Which Type of Shotgun Load is Best for Home Defense?

posted on December 14, 2020

Adding two layers of sheetrock, as would be found in most residential construction, paints a more complete picture of what makes for penetration—and overpenetration.

While most defensive shotgun gurus load 00 buck in their gun and call it good, others believe specialized circumstances warrant specialized loads. That’s the beauty of the shotgun: Some loads are brewed to penetrate less, for example, while others are made to spread more. But, before deciding what load is best for you, you should at least have accurate data available, not just marketing hype.

In this column we’ll cover four popular projectile sizes by shooting them through two pieces of sheetrock (simulating a wall) into ballistic gelatin to get an idea what each load actually does after it leaves the muzzle. Keep in mind that this is not an exhaustive test—nor even apples to apples—but rather an overview of what you can expect from similar loads. 

The following loads were fired from an 8-pound Mossberg 590M with an 18.5-inch barrel at a distance of 7 yards. 

00 Buckshot
12 gauge Winchester Super X 2 3/4-inch, 1,325 fps, 9-pellet 00 buck 
Average pattern spread 3 inches
Average penetration 13 inches
Muzzle energy 1,887 ft.-lbs.
Recoil 25 ft.-lbs.

This tried-and-true, pure-lead buckshot load performed as predicted. Compared to gelatin-only tests, the .33-inch-diameter projectiles flattened slightly more and penetrated a few inches less after busting through two sheets of half-inch sheetrock. All nine pellets were found in the gelatin, with 8 to 15 inches of penetration. What is notable is the small, 3-inch pattern this 00-buck load averaged.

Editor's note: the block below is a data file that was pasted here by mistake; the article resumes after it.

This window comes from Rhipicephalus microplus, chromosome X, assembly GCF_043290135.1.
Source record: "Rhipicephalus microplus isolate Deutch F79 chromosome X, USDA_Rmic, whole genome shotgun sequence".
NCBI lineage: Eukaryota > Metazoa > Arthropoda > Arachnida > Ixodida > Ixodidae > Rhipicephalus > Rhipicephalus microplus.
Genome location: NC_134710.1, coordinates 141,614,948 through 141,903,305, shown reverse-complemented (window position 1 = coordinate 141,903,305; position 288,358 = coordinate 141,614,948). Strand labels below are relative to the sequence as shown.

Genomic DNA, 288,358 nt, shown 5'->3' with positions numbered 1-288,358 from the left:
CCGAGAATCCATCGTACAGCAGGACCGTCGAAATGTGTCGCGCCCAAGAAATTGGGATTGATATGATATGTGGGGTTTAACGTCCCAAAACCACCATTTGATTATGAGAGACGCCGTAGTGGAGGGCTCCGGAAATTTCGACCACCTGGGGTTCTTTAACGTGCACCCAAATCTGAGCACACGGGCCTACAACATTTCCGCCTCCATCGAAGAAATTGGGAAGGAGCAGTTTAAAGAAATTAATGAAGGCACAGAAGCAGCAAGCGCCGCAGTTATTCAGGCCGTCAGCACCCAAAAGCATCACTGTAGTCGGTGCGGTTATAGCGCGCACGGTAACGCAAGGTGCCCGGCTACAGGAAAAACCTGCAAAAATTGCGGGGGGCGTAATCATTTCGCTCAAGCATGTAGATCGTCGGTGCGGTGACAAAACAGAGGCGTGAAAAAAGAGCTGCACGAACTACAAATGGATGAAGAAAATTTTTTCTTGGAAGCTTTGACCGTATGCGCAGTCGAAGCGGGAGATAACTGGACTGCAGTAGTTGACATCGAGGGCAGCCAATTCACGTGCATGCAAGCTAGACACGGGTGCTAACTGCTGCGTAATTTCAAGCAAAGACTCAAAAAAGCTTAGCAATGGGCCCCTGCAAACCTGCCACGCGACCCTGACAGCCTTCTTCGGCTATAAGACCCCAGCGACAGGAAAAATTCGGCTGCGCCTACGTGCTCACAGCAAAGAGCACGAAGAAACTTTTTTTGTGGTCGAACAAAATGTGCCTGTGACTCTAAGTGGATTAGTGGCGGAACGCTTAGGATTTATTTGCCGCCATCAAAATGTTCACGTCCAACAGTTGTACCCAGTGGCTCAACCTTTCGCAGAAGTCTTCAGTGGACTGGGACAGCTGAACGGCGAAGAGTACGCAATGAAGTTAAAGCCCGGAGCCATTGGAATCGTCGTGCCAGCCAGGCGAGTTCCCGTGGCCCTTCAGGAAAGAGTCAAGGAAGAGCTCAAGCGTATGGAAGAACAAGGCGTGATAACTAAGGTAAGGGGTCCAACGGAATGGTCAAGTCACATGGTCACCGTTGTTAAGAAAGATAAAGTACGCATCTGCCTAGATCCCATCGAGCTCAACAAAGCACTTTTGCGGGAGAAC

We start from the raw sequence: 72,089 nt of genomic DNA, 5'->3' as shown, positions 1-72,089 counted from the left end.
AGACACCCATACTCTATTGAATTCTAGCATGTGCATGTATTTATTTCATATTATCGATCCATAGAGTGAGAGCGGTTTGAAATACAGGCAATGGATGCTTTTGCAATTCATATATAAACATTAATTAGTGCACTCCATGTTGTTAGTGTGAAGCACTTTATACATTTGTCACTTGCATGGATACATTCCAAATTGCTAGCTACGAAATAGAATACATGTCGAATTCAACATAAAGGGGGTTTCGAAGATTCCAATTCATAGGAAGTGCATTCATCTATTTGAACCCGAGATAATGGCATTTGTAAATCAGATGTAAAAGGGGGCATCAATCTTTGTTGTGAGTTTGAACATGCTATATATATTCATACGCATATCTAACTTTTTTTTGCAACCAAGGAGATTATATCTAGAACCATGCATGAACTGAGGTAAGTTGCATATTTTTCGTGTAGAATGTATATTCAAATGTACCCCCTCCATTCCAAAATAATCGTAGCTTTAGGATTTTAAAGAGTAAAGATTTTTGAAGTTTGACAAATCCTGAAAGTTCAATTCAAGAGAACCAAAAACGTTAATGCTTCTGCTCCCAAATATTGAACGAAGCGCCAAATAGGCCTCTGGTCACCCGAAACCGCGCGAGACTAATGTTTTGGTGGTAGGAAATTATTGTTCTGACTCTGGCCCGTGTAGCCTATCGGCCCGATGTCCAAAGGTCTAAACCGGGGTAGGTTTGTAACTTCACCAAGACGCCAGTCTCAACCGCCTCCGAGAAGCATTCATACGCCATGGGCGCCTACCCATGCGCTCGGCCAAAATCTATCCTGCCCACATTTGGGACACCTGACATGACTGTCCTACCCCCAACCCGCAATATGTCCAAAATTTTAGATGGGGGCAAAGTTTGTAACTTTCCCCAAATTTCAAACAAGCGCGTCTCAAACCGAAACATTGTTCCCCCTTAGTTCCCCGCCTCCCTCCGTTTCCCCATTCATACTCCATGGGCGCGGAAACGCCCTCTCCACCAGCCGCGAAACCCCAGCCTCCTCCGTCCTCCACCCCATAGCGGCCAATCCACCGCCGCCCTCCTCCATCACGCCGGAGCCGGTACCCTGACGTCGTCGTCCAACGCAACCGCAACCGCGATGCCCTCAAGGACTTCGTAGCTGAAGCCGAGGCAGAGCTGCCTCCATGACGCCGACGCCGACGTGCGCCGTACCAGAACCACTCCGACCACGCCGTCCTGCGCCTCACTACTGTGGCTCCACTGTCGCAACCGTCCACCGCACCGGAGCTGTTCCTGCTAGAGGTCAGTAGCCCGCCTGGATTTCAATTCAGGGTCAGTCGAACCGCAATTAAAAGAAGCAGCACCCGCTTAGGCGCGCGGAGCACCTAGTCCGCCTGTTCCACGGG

Common lore suggests that a shotgun’s pattern spreads 1 inch per yard of distance traveled from a cylinder bore, but, true to form, I’ve seen plenty of 00-buck loads hold tighter. Recoil is there—around 25 ft.-lbs.—but not terrible. This is a versatile, fail-safe load with a proven track record at all reasonable distances for which one would choose a shotgun.

No. 4 Buck
12 gauge Remington Express Magnum 3-inch, 1,225 fps, 41-pellet No. 4 buck
Average pattern spread 9 inches
Average penetration 8 inches
Muzzle energy 2,827 ft.-lbs.
Recoil 57 ft.-lbs.

I’ve heard people espouse the benefits of using smaller-than-00 buck, but nowhere have I better seen its benefits than during this test. The .24-inch-diameter pellets—all 41 of them—averaged 9 inches of penetration in gelatin after tearing through the wall. A few of the pellets traveled as far as 13 inches. But, the most impressive aspect of any load fired was the uniformity and the size of the pattern at 7 yards.

Same-size chokes are supposed to exhibit the same-size spread diameters regardless of pellet size (or gauge, for that matter), but the difference between the 00 buck and my No. 4 buck load, both fired through the same gun and choke, was immense. The No. 4 buck load averaged a spread of 8 inches where it entered the wall. This is tremendous and would indeed actually help a home defender from missing altogether if their aim was slightly off.

Furthermore, 41 independent wound channels wreak tremendous havoc on tissue. As for negatives, 41 pellets weighing 20.7 grains each, all going 1,225 fps result in downright scary (like elephant gun) recoil. Certainly, a more nominal 27-pellet load (28 ft.-lbs. of recoil) would have been a better comparison, but I wanted to see what 41 pellets would do. 

No. 7 1/2 Birdshot